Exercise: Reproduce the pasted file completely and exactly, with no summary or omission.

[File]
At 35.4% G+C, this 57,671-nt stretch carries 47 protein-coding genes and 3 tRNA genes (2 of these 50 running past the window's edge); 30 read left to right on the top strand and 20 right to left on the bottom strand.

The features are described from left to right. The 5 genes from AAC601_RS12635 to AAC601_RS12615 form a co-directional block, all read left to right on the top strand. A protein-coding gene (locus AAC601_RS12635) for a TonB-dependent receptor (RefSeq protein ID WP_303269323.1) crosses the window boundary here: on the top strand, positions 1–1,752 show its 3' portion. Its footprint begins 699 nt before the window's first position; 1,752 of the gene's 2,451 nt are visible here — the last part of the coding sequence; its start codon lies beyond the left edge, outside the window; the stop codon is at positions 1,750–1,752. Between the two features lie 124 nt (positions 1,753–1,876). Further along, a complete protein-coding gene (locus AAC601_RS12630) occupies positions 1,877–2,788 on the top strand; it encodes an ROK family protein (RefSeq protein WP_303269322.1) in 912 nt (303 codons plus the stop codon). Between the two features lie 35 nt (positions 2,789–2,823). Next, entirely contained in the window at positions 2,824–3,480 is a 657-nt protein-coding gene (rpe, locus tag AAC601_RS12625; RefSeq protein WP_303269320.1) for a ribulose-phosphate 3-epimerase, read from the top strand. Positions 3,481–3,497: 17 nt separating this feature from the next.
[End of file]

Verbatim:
At 35.4% G+C, this 57,671-nt stretch carries 47 protein-coding genes and 3 tRNA genes (2 of these 50 running past the window's edge); 30 read left to right on the top strand and 20 right to left on the bottom strand.

The features are described from left to right. The 5 genes from AAC601_RS12635 to AAC601_RS12615 form a co-directional block, all read left to right on the top strand. A protein-coding gene (locus AAC601_RS12635) for a TonB-dependent receptor (RefSeq protein ID WP_303269323.1) crosses the window boundary here: on the top strand, positions 1–1,752 show its 3' portion. Its footprint begins 699 nt before the window's first position; 1,752 of the gene's 2,451 nt are visible here — the last part of the coding sequence; its start codon lies beyond the left edge, outside the window; the stop codon is at positions 1,750–1,752. Between the two features lie 124 nt (positions 1,753–1,876). Further along, a complete protein-coding gene (locus AAC601_RS12630) occupies positions 1,877–2,788 on the top strand; it encodes an ROK family protein (RefSeq protein WP_303269322.1) in 912 nt (303 codons plus the stop codon). Between the two features lie 35 nt (positions 2,789–2,823). Next, entirely contained in the window at positions 2,824–3,480 is a 657-nt protein-coding gene (rpe, locus tag AAC601_RS12625; RefSeq protein WP_303269320.1) for a ribulose-phosphate 3-epimerase, read from the top strand. Positions 3,481–3,497: 17 nt separating this feature from the next.